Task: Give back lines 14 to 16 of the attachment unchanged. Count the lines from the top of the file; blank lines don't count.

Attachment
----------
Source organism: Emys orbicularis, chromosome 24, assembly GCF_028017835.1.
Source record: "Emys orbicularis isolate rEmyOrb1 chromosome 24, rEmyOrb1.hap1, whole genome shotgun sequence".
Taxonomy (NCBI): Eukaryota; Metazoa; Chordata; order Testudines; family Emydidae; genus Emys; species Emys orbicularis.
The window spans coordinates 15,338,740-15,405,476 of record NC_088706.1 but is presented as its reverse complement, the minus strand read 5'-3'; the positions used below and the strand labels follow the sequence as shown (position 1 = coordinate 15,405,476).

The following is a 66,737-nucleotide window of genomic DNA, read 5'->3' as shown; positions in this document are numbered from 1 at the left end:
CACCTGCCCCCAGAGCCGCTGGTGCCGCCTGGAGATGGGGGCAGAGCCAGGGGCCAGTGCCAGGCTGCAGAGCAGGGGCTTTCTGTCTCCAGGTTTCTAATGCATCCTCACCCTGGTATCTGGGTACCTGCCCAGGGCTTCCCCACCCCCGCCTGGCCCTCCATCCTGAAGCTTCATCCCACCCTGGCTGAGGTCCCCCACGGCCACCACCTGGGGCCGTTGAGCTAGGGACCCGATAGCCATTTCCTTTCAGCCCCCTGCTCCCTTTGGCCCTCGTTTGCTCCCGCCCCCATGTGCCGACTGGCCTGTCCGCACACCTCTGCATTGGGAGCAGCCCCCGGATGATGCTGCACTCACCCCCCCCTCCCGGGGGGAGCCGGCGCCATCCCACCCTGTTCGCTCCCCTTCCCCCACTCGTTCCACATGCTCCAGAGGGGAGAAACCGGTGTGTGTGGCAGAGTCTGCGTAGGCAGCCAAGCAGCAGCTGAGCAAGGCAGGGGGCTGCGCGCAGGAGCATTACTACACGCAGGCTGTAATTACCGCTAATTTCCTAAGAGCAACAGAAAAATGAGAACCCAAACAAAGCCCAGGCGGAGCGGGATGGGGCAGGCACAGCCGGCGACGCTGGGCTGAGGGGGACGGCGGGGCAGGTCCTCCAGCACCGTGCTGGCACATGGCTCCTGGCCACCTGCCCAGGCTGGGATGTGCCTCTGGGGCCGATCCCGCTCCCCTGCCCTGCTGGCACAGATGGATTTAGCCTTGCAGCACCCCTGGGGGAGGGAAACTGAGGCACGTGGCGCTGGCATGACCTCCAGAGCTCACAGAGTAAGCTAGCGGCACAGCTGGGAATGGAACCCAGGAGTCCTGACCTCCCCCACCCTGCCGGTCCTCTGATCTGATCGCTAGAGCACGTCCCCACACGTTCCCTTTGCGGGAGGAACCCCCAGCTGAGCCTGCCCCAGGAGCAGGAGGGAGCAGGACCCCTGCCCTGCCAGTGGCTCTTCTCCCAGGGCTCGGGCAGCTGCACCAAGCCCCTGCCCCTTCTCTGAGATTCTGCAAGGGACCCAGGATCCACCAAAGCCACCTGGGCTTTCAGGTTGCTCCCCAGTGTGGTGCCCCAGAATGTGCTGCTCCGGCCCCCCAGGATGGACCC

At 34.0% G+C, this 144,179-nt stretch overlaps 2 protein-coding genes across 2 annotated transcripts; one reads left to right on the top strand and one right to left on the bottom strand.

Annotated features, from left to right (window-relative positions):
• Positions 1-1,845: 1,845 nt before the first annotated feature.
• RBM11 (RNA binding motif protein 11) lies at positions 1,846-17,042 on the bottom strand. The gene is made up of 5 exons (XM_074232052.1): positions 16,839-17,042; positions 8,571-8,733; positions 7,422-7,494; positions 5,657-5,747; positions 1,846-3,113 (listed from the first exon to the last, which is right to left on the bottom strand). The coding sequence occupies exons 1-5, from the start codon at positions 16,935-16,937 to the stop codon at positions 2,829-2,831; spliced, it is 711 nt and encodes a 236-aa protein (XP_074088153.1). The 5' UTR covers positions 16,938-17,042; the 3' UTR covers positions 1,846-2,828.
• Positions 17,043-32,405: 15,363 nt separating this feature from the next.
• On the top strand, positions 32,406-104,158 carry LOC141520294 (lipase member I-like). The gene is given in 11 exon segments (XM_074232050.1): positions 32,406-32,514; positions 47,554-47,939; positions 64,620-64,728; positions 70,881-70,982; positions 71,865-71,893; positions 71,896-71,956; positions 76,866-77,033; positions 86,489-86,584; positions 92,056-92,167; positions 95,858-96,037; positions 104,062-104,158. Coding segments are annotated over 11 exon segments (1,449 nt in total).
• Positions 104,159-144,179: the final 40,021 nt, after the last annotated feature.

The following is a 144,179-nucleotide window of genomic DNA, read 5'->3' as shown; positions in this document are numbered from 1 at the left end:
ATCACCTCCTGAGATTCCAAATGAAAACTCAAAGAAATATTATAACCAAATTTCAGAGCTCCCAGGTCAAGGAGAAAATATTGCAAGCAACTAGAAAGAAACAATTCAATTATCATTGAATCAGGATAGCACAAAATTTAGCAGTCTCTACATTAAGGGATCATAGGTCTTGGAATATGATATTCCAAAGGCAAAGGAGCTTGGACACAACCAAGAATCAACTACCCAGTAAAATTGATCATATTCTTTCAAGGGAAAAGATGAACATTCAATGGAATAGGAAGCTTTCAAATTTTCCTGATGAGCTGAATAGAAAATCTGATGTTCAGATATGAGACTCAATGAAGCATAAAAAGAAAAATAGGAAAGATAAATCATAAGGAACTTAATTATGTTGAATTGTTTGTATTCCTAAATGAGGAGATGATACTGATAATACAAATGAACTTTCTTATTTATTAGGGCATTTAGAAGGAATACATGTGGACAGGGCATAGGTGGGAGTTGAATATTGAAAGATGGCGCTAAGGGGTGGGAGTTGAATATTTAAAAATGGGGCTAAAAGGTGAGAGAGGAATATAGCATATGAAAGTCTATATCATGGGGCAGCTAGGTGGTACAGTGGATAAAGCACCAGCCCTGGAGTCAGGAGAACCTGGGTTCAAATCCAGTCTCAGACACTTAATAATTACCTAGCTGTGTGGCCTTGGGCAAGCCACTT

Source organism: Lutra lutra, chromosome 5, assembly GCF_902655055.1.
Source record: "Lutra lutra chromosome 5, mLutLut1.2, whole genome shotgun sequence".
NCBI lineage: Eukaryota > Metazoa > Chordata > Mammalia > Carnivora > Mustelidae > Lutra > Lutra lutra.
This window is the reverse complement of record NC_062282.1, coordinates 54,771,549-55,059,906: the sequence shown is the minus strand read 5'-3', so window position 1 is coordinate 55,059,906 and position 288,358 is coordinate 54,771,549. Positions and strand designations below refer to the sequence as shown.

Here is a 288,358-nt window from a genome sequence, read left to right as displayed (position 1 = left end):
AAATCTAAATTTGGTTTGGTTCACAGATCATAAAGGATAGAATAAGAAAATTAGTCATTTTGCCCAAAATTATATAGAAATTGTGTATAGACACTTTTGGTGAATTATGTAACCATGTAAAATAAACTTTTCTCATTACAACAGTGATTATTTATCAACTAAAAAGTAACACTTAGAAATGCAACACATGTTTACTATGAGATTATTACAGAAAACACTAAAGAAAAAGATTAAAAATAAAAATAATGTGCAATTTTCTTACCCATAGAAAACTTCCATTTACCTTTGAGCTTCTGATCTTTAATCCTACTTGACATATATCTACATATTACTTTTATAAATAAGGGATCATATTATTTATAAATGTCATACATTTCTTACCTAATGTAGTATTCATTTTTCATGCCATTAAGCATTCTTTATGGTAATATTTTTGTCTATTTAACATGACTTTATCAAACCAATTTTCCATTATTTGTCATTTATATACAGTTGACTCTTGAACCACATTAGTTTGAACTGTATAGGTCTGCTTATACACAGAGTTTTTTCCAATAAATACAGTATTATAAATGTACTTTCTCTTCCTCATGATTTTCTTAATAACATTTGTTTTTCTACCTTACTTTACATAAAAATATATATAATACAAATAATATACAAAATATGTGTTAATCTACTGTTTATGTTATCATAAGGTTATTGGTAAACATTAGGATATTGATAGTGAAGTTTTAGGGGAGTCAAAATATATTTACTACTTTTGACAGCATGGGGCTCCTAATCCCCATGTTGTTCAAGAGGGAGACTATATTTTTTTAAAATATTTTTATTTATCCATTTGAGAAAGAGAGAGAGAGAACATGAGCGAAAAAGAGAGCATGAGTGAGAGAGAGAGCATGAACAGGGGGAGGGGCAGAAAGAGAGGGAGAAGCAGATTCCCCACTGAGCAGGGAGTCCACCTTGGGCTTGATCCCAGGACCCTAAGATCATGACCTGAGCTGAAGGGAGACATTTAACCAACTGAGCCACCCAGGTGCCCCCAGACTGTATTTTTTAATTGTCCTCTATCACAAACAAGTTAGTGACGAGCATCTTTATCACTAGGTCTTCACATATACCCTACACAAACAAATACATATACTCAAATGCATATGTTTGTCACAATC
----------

The following is a 144,179-nucleotide window of genomic DNA, read 5'->3' as shown; positions in this document are numbered from 1 at the left end:
ATCACCTCCTGAGATTCCAAATGAAAACTCAAAGAAATATTATAACCAAATTTCAGAGCTCCCAGGTCAAGGAGAAAATATTGCAAGCAACTAGAAAGAAACAATTCAATTATCATTGAATCAGGATAGCACAAAATTTAGCAGTCTCTACATTAAGGGATCATAGGTCTTGGAATATGATATTCCAAAGGCAAAGGAGCTTGGACACAACCAAGAATCAACTACCCAGTAAAATTGATCATATTCTTTCAAGGGAAAAGATGAACATTCAATGGAATAGGAAGCTTTCAAATTTTCCTGATGAGCTGAATAGAAAATCTGATGTTCAGATATGAGACTCAATGAAGCATAAAAAGAAAAATAGGAAAGATAAATCATAAGGAACTTAATTATGTTGAATTGTTTGTATTCCTAAATGAGGAGATGATACTGATAATACAAATGAACTTTCTTATTTATTAGGGCATTTAGAAGGAATACATGTGGACAGGGCATAGGTGGGAGTTGAATATTGAAAGATGGCGCTAAGGGGTGGGAGTTGAATATTTAAAAATGGGGCTAAAAGGTGAGAGAGGAATATAGCATATGAAAGTCTATATCATGGGGCAGCTAGGTGGTACAGTGGATAAAGCACCAGCCCTGGAGTCAGGAGAACCTGGGTTCAAATCCAGTCTCAGACACTTAATAATTACCTAGCTGTGTGGCCTTGGGCAAGCCACTT

Source organism: Lutra lutra, chromosome 5, assembly GCF_902655055.1.